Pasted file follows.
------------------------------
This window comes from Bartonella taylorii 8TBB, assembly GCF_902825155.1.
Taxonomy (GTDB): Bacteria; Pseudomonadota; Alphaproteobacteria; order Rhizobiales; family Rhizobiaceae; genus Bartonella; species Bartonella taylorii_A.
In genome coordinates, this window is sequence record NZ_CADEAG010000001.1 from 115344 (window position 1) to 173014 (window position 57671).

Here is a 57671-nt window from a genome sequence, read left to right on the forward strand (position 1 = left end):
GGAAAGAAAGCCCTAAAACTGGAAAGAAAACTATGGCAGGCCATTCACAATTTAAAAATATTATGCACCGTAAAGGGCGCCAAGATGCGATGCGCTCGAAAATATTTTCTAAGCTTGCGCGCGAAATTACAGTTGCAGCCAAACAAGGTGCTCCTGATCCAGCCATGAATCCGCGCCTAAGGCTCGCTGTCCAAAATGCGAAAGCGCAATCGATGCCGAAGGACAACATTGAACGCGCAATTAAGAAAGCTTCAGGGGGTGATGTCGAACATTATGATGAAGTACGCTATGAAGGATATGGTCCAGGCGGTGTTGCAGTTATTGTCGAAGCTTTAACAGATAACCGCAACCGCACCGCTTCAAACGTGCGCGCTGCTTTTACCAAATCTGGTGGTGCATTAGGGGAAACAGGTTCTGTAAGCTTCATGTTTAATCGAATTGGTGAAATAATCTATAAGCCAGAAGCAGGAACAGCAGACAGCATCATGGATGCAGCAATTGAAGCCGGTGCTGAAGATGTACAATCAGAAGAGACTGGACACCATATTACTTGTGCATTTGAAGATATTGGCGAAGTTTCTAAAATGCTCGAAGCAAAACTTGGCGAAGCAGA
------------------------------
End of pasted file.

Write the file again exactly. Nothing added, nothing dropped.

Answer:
This window comes from Bartonella taylorii 8TBB, assembly GCF_902825155.1.
Taxonomy (GTDB): Bacteria; Pseudomonadota; Alphaproteobacteria; order Rhizobiales; family Rhizobiaceae; genus Bartonella; species Bartonella taylorii_A.
In genome coordinates, this window is sequence record NZ_CADEAG010000001.1 from 115344 (window position 1) to 173014 (window position 57671).

Here is a 57671-nt window from a genome sequence, read left to right on the forward strand (position 1 = left end):
GGAAAGAAAGCCCTAAAACTGGAAAGAAAACTATGGCAGGCCATTCACAATTTAAAAATATTATGCACCGTAAAGGGCGCCAAGATGCGATGCGCTCGAAAATATTTTCTAAGCTTGCGCGCGAAATTACAGTTGCAGCCAAACAAGGTGCTCCTGATCCAGCCATGAATCCGCGCCTAAGGCTCGCTGTCCAAAATGCGAAAGCGCAATCGATGCCGAAGGACAACATTGAACGCGCAATTAAGAAAGCTTCAGGGGGTGATGTCGAACATTATGATGAAGTACGCTATGAAGGATATGGTCCAGGCGGTGTTGCAGTTATTGTCGAAGCTTTAACAGATAACCGCAACCGCACCGCTTCAAACGTGCGCGCTGCTTTTACCAAATCTGGTGGTGCATTAGGGGAAACAGGTTCTGTAAGCTTCATGTTTAATCGAATTGGTGAAATAATCTATAAGCCAGAAGCAGGAACAGCAGACAGCATCATGGATGCAGCAATTGAAGCCGGTGCTGAAGATGTACAATCAGAAGAGACTGGACACCATATTACTTGTGCATTTGAAGATATTGGCGAAGTTTCTAAAATGCTCGAAGCAAAACTTGGCGAAGCAGA